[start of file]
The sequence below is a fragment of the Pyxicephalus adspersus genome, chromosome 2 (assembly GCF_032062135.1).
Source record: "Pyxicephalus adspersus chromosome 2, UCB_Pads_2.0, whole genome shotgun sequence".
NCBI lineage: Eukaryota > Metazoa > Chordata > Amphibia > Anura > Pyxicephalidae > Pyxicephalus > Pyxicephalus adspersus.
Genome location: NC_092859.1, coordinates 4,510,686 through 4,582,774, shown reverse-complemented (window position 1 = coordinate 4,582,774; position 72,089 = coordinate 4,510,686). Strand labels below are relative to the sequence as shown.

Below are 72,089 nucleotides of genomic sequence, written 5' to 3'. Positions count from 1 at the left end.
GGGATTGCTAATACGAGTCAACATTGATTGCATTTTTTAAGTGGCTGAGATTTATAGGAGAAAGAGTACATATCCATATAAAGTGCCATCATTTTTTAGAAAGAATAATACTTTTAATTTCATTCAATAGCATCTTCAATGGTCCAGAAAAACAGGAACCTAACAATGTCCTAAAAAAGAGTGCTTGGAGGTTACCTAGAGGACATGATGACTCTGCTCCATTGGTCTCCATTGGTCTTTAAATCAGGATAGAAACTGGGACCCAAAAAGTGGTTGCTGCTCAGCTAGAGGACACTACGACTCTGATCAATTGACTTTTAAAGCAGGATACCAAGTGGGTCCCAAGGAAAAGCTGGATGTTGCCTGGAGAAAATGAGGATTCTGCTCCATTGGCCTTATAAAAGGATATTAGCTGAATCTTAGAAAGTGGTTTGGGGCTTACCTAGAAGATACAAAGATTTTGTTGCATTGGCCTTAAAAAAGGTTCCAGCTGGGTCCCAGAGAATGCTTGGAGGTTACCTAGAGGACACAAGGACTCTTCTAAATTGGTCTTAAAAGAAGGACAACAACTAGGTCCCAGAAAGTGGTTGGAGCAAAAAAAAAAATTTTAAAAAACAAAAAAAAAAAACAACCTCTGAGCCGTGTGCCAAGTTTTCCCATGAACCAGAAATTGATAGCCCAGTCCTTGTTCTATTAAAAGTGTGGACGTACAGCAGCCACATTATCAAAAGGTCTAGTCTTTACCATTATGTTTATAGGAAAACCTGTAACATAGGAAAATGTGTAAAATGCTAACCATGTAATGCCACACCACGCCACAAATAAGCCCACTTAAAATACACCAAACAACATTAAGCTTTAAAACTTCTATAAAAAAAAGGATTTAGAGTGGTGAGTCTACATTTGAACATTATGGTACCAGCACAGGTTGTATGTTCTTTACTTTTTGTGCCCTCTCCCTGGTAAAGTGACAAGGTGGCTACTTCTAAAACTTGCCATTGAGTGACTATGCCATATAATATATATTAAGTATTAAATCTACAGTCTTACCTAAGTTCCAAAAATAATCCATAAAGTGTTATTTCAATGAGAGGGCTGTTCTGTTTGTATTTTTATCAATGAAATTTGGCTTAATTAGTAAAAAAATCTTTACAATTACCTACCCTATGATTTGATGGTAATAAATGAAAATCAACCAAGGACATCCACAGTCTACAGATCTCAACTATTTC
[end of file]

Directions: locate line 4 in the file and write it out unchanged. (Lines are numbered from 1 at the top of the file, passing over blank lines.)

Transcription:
Genome location: NC_092859.1, coordinates 4,510,686 through 4,582,774, shown reverse-complemented (window position 1 = coordinate 4,582,774; position 72,089 = coordinate 4,510,686). Strand labels below are relative to the sequence as shown.